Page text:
Even the most repressive and the most deadly forms of social reproduction are produced by desire within the organization that is the consequence of such production under various conditions that we must analyze. That is why the fundamental problem of political philosophy is still precisely the one that Spinoza saw so clearly, and that Wilhelm Reich rediscovered: “Why do men fight for their servitude as stubbornly as though it were their salvation?” (Anti-Oedipus 31)

In short: if activity and affirmation are primary, how are they so easily overcome? What goes wrong? Are reactive forces of the same nature as active forces? Do active forces somehow become reactive? If so, how? How does joyous creation end up so badly?

Deleuze’s argument is complex. It all begins when the strangely positive power of forgetting is itself forgotten. Forgetting is “an active and in the strictest sense positive faculty of repression” (113). After all, the first distinction between the noble soul and the slave is that the noble soon forgets any slights; the slave, by contrast, broods and breeds resentment. Ressentiment is only possible once the traces of past ills are preserved, even harboured and nurtured. When this happens, “reaction itself takes the place of action, reaction prevails over action” (114). But what Deleuze wants to stress–indeed, it is vital that he does so–is that “reactive forces do not triumph by forming a force greater than active forces. [. . .] Everything takes place between reactive forces” (114). Then, in a second stage, active force is itself disarmed by being “separated from what it can do; or rather, we find this fiction is propagated. Here we see also the birth of the subject, a fictional entity separated from its own powers of action and activity. But what is most important is that in the forgetting of forgetting and in the construction of the fiction of the subject alike, “in neither of the two cases do reactive forces triumph by forming a greater force than active forces” (124).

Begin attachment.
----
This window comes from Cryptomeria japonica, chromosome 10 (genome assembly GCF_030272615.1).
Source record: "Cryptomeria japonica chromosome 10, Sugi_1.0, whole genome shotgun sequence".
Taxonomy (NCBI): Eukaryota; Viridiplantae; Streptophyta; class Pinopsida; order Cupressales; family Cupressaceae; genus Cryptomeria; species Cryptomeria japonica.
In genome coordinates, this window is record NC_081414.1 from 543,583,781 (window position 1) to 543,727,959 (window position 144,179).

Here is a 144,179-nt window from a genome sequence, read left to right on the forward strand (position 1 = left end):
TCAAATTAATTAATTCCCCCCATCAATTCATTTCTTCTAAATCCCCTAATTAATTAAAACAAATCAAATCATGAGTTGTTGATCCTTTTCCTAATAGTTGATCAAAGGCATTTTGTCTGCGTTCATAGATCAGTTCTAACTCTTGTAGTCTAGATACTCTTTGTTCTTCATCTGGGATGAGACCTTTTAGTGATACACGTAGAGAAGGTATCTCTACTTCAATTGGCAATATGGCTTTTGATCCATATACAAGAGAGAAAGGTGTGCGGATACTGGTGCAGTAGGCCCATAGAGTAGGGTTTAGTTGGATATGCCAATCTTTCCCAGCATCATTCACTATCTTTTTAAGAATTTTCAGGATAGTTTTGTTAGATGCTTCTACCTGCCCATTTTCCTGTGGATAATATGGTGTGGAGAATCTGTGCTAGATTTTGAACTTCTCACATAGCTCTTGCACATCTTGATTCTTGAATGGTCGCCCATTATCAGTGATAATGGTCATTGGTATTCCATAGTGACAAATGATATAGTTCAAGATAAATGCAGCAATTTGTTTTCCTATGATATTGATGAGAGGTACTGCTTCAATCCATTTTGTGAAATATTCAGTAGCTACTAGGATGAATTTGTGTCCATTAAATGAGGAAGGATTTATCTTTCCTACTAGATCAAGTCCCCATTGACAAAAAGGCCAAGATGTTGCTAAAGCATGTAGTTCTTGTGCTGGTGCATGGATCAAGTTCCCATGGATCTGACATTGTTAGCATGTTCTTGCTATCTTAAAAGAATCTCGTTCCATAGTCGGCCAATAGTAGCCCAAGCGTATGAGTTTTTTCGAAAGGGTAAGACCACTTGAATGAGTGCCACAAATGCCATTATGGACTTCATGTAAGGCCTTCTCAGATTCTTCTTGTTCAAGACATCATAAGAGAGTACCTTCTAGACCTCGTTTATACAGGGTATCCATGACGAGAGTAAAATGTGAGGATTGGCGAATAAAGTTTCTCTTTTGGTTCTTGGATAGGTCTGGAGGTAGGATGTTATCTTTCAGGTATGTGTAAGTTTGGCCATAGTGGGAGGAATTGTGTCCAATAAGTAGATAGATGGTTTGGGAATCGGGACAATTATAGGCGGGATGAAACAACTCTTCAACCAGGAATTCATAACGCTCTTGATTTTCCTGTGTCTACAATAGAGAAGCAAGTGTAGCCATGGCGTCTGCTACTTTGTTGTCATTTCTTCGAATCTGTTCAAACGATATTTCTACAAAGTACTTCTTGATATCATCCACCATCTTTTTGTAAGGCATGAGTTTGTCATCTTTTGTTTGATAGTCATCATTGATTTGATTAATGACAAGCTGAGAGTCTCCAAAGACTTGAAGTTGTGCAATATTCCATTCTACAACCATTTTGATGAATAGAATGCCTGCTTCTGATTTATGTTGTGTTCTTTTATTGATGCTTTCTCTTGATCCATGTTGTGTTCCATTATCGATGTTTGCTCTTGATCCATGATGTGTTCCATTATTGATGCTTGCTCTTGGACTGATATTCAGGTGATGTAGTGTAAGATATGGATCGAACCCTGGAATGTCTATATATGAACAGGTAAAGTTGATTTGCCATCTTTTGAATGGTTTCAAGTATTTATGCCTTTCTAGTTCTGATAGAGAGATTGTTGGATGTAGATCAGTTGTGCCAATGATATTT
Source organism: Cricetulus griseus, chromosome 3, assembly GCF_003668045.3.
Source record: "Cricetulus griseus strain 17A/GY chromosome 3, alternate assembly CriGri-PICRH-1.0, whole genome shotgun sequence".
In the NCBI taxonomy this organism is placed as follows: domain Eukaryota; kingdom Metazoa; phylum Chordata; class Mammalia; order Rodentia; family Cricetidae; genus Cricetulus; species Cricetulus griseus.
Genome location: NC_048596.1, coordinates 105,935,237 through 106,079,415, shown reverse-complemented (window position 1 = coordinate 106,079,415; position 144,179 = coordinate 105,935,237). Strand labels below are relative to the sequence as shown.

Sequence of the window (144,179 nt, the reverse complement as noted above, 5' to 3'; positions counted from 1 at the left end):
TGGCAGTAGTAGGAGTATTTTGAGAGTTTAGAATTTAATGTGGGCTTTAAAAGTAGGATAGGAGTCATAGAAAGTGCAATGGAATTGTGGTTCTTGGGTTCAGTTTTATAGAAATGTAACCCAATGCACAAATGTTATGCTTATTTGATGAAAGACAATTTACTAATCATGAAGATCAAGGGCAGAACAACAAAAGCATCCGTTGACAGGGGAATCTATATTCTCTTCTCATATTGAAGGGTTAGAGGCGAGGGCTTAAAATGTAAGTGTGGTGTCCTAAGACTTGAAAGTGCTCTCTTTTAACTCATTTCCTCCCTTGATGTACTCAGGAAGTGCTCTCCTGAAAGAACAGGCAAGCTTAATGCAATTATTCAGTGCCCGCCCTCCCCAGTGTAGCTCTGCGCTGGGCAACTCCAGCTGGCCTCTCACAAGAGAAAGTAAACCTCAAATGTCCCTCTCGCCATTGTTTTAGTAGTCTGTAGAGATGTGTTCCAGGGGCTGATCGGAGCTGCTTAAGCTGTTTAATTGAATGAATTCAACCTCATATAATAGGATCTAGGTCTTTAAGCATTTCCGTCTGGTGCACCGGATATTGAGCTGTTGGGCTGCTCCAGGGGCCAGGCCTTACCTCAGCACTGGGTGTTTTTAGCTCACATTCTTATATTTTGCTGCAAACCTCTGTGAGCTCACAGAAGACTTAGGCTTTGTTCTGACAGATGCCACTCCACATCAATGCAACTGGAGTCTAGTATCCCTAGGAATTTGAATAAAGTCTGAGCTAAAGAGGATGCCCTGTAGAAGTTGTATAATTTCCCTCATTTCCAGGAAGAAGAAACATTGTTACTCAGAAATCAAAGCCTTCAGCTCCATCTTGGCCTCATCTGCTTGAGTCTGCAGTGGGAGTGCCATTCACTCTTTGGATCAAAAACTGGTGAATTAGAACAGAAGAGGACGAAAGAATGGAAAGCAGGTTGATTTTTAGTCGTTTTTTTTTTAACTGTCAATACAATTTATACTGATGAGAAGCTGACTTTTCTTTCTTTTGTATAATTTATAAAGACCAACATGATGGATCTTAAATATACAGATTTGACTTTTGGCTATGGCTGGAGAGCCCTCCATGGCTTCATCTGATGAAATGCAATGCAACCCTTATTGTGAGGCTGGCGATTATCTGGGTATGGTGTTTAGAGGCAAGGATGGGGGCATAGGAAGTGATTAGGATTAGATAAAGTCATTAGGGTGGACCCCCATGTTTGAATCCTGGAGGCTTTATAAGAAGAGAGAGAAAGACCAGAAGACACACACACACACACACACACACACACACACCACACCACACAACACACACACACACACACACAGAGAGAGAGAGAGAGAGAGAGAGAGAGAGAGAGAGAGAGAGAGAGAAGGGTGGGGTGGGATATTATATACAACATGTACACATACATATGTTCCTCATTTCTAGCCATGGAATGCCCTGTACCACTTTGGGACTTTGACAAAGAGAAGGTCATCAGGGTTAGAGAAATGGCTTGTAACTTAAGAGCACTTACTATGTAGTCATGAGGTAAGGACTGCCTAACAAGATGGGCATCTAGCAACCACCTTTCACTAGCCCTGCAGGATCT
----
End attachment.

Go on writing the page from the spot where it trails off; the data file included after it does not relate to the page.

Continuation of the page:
Deleuze has again to push further: How for instance does fiction gain a hold over the reality of force? Indeed, this question will soon be redoubled as the ascetic ideal itself is likewise founded on fiction, on the “projection of debt” and the internalization of guilt. How does fiction gain the upper hand? Why would a narrative about the way things are trump our sensation and experience, our affects and bodily investment in the world. Essentially, this is the question of hegemony–or rather, of the hegemony of hegemony. Why did we come to believe in the superiority of reactive forces? Why did we take their omnipotence for granted, so much so that we became habituated into submission and subjection? And with what effect?

I’m not sure that Deleuze is entirely satisfied with his answers here in Nietzsche and Philosophy. He does after all return to the problem over and over. Is this a symptom of some anxiety? Or is it simply that he feels that we need as many answers as possible: later, the figure of the fold will come to the fore in his consideration of how interiority and subjection develop. Or perhaps it’s the power of the return itself that Deleuze wants to affirm.